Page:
How Are You Staying Cool This Summer?

| 6/8/2010 11:54:57 AM

Tags: question to readers, energy efficiency,


As temperatures and humidity begin to rise during this time of year, something must be done to keep your home cool and comfortable. There are several ways to keep your home cool all while saving a substantial amount on money and energy. Simple Ways to Cool Your Home and Save Big suggests different energy-efficient alternatives to air conditioning including using attic fans, ceiling fans or whole-house fans. If you are in an area with a hotter climate and have no choice but to turn on your air conditioner, Fan Your Way to Lower Energy Bills is another article that has great information about how to reduce your energy bills just by turning on your ceiling fan.

Are you planning on using your air conditioning this summer or turning to an alternative cooling method? Let us know in the comments section below!


Photo by iStockphoto/jimbycat
6/16/2010 9:18:34 AM

Our house is nearly 200 years old with original leaded glass windows, therefore it's poorly insulated. Hubby owns a heating and air conditioning company so we do have central air but only on the second floor where the bedrooms are located. We get the most amazing breezes so most nights we do just fine with window and ceiling fans. On the nights that it's really humid we will turn the A/C on about one hour before bed and it gets turned off first thing in the morning. I think last summer we may have used the A/C a total of 7-8 nights.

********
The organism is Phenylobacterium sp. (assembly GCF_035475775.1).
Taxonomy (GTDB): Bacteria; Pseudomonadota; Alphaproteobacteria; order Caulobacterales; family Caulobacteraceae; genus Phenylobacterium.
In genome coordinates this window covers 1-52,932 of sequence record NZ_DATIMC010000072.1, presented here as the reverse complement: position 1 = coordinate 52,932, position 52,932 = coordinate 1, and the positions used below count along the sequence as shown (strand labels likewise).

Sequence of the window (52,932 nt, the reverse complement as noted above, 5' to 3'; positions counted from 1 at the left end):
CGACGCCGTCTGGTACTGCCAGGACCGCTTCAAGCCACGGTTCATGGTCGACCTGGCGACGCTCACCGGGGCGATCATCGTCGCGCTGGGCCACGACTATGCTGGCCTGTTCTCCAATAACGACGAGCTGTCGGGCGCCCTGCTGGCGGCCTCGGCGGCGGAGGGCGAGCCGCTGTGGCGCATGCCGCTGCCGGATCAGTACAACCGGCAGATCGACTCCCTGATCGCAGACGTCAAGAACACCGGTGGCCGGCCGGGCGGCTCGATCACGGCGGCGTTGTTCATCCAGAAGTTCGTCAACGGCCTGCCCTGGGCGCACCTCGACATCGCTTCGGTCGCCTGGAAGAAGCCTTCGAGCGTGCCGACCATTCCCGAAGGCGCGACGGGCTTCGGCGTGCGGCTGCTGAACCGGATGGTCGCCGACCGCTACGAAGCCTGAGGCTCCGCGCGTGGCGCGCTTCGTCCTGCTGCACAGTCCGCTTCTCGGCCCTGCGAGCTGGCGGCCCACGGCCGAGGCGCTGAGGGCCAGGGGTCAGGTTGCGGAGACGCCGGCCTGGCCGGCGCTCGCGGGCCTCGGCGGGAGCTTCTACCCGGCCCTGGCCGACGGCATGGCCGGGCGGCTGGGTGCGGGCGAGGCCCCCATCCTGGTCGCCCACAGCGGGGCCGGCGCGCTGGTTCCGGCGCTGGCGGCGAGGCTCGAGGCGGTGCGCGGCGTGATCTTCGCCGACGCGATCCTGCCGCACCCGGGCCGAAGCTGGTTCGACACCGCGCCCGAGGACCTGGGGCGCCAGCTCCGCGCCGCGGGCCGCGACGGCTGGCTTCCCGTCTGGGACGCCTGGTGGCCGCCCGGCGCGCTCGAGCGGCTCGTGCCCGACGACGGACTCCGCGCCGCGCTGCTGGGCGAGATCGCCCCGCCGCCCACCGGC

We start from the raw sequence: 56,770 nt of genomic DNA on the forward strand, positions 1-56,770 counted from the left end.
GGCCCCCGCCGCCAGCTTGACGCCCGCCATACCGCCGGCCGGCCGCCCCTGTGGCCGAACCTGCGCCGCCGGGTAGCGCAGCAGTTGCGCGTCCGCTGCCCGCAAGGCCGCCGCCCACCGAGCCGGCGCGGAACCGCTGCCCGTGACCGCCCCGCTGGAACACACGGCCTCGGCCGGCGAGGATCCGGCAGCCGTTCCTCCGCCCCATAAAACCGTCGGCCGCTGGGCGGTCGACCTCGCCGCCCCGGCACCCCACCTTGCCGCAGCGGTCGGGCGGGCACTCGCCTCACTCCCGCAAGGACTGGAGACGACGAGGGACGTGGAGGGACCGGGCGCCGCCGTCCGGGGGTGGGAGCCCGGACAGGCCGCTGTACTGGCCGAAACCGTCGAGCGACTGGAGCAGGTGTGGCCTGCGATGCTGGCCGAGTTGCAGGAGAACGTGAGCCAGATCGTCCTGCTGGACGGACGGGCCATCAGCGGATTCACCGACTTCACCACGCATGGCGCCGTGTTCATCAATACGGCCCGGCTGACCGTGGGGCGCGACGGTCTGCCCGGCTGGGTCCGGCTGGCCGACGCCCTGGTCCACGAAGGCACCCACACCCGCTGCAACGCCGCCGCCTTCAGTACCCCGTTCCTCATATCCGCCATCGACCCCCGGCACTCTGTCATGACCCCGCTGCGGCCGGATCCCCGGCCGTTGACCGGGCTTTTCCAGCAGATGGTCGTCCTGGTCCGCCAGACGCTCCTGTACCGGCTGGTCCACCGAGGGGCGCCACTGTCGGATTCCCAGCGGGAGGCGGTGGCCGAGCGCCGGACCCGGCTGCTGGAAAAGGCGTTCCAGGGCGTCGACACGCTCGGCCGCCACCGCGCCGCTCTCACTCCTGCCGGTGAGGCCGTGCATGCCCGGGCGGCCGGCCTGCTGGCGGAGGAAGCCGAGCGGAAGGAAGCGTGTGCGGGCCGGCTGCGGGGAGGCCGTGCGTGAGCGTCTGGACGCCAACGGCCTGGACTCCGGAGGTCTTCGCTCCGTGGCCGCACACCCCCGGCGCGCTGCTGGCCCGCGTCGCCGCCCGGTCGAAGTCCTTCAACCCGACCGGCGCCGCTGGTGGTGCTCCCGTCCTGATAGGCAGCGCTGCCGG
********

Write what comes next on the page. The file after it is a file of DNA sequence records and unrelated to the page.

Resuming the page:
6/14/2010 10:28:50 AM

We live in Tucson, Arizona. A little over a month ago we had a 2 by 4 foot operable skylight installed, which replaced one that did not open. It cost between $850. to $900. We had to find some way to allow hot air from our 4 water distillers to escape. While the temperature was still in the low to mid 60's overnight, we opened the skylight when outside air was cooler and two small additional windows -- kitchen and back door (depending on temperature just one.) This allowed the cool air in and the hot air out. In the mornings the temp. was typically about 78 (we keep the thermostat at 83 but turned it off at night.) Sometimes, the temp. didn't reach 83 'till 11:30 a.m. We saved about $29. the first month. We also adjust temp. by adjusting the blinds on the east and west sides of the house accordingly; and installed film on the windows. During the winter, we heat the bedroom with an oil radiator-type heater and our offices with radiant heaters -- they work great! Got some good ideas from other comments -- thanks to all!